Monday, April 03, 2006

Booker in the Southern District

Julie Kay has a thought provoking (and sobering) story today about sentencings in the Southern District after Booker. The premise of the article is that other than Judge Highsmith (and a couple of others), the Southern District judges are sticking to the guidelines. Although it's hard to argue with the numbers that the article cites, I'm not entirely convinced that our judges are completely sticking to the rigid sentencing guidelines. My experience has been that judges are willing to sentence below (and above) the guidelines in the right cases. The reason, I think, Julie had problems finding lawyers to give stories about particular sentencings outside of the guideline range is that no one wanted to out any judge on this issue because there is (I agree) a fear out there that everyone else is sticking to the guidelines. Hopefully this culture will change. For the best coverage on sentencing, I would go to Prof. Berman's sentencing blog. Here's the intro to the article:

Cover StoryNot so free after all
April 03, 2006
By: Julie Kay
Shelby Highsmith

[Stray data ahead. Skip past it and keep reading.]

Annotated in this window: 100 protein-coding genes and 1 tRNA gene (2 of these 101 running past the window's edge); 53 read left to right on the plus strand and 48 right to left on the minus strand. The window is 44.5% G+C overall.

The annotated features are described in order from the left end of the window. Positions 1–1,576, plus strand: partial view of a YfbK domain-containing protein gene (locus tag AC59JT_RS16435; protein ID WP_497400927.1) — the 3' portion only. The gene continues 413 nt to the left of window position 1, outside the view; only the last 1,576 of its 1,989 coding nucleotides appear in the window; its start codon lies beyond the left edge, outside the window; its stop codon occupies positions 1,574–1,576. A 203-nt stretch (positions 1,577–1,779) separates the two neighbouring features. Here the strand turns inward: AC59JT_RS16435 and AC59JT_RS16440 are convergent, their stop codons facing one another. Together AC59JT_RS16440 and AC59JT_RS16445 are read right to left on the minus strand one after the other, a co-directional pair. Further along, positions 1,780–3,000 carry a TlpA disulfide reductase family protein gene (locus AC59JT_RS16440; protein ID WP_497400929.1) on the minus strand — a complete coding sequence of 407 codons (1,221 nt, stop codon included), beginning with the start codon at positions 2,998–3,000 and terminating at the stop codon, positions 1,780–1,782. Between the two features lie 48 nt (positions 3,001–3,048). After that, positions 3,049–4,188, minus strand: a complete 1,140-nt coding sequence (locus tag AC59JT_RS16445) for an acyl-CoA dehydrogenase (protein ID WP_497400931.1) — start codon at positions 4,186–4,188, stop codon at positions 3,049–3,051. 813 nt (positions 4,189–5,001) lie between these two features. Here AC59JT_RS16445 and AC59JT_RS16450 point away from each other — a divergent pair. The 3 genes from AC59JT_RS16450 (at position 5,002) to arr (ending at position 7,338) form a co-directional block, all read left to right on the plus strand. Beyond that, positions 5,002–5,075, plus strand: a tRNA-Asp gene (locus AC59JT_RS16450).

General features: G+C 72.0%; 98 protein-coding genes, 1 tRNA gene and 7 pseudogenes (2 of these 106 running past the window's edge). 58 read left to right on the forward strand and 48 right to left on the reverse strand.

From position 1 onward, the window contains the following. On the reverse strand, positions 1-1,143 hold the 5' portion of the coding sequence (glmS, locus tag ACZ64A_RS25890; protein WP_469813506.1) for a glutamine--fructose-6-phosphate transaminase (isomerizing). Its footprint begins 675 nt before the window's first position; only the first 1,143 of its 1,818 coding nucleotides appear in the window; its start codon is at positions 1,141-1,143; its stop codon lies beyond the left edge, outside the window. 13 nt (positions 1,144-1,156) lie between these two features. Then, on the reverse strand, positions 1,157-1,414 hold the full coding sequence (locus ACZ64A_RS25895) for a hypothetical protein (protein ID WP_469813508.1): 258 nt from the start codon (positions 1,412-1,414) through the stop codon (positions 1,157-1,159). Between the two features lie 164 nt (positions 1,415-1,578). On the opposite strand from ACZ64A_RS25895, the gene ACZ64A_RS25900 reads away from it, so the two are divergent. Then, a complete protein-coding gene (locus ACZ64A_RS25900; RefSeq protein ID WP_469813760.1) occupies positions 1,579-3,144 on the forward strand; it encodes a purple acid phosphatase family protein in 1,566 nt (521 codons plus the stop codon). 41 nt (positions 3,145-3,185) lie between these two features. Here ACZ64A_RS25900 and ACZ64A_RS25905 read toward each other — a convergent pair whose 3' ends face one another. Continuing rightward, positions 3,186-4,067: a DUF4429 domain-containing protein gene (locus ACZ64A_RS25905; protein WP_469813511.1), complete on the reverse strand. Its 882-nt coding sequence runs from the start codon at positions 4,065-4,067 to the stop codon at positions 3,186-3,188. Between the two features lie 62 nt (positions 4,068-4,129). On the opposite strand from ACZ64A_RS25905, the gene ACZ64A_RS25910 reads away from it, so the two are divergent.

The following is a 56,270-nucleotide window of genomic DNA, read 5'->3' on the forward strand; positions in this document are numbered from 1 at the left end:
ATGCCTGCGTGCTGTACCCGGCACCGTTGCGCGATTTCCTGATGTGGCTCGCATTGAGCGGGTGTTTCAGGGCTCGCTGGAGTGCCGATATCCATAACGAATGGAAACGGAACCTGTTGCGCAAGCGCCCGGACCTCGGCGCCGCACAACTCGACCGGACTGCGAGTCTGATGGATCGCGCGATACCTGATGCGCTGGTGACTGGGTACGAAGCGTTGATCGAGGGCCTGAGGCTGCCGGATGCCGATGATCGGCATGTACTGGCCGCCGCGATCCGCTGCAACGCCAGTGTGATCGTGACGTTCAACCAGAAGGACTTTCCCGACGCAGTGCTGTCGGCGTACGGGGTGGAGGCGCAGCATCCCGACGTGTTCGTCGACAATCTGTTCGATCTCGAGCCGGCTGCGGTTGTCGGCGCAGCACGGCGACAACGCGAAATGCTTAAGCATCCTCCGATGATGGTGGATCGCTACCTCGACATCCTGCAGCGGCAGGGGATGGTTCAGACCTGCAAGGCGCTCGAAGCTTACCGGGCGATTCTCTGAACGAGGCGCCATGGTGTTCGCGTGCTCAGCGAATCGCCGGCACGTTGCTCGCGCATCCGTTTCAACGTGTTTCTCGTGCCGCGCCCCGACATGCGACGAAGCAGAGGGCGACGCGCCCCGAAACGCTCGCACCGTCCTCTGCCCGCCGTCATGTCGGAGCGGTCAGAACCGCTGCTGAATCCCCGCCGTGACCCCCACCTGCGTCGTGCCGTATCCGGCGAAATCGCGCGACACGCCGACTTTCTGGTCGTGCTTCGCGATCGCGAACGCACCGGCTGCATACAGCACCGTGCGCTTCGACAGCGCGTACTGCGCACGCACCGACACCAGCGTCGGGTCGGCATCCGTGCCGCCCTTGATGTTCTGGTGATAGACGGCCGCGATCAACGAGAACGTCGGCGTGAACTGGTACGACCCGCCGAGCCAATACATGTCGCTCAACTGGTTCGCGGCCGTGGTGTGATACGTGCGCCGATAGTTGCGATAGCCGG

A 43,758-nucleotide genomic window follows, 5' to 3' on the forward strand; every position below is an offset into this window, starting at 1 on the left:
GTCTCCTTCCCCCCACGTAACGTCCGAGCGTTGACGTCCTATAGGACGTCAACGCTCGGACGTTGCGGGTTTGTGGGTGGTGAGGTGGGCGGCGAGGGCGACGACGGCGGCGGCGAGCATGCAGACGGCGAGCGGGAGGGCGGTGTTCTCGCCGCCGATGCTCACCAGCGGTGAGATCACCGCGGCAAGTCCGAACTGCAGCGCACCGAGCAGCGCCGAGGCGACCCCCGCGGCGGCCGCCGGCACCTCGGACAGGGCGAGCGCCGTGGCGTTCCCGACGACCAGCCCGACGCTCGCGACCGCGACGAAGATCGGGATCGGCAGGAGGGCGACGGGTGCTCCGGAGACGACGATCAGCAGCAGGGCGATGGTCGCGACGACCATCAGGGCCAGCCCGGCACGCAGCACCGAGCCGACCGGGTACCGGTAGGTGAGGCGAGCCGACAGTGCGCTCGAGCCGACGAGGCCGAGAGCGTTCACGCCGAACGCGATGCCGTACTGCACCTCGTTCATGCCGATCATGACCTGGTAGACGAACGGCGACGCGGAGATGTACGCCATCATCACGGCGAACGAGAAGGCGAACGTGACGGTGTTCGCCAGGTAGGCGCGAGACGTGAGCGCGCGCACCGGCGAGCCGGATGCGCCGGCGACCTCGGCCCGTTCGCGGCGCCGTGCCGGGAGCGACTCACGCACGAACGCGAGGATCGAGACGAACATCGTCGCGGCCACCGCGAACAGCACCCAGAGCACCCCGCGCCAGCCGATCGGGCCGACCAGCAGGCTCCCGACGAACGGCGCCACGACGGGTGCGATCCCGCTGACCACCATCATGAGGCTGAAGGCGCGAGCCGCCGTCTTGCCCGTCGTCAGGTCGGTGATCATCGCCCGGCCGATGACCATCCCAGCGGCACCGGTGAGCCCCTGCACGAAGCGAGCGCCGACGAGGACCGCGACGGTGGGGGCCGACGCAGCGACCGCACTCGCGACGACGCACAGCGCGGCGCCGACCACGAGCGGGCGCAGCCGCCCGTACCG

Then the U.S. Supreme Court gave federal judges more discretion in sentencing defendants, defense attorneys in South Florida rejoiced. But 15 months after the closely divided court issued its landmark rulings in U.S. v. Booker and U.S. v. Fanfan, prosecutors are the ones smiling. Since getting the leeway from the nation’s highest court, federal judges in South Florida have opted to stay mostly within the guidelines. A new study by the U.S. Sentencing Commission found that judges in the Southern District of Florida, which covers the area from Key West to Fort Pierce, have been among the strictest in the nation in sticking to the guidelines. They stayed within the guideline range in 77.5 percent of 1,951 cases sentenced. That’s a significantly higher percentage than in many other districts. Nationally, across 94 judicial districts, federal sentences fell within the guidelines in 62.2 percent of 65,368 cases. The South Florida rate is also higher than in the middle and northern districts of Florida, where judges sentenced within the guidelines in 65.6 percent and 71.7 percent of cases respectively. In the Booker and Fanfan rulings, by 5-4 votes the justices granted judges greater freedom to tailor sentences to the individual circumstances of cases. The majority held that the tough mandatory federal sentencing guidelines in effect since 1987 should only be used as advisory. The court also said the mandatory guidelines violated the Sixth Amendment right to trial by jury because sentencing under the complex guidelines could be based on aggravating factors not found by the jury. South Florida criminal defense lawyers were thrilled that judges no longer would be allowed to lengthen sentences based on factors not found by the jury. And they hoped judges would use their new discretion to grant more downward departures from the guidelines. But since Booker, South Florida federal judges sentenced below the guideline range — known as departing downward — in 21.4 percent of cases. A breakdown shows 10.1 percent were supported by the government for cooperating witnesses. Slightly more than 2 percent were departures based on previously allowed factors such as mental defect, family status, and age. Nine percent of downward departures were for other reasons. That 9 percent reflects discretionary sentences judges could only make since the Booker ruling. The office of Interim U.S. Attorney Alex Acosta declined to comment on the sentencing commission report.

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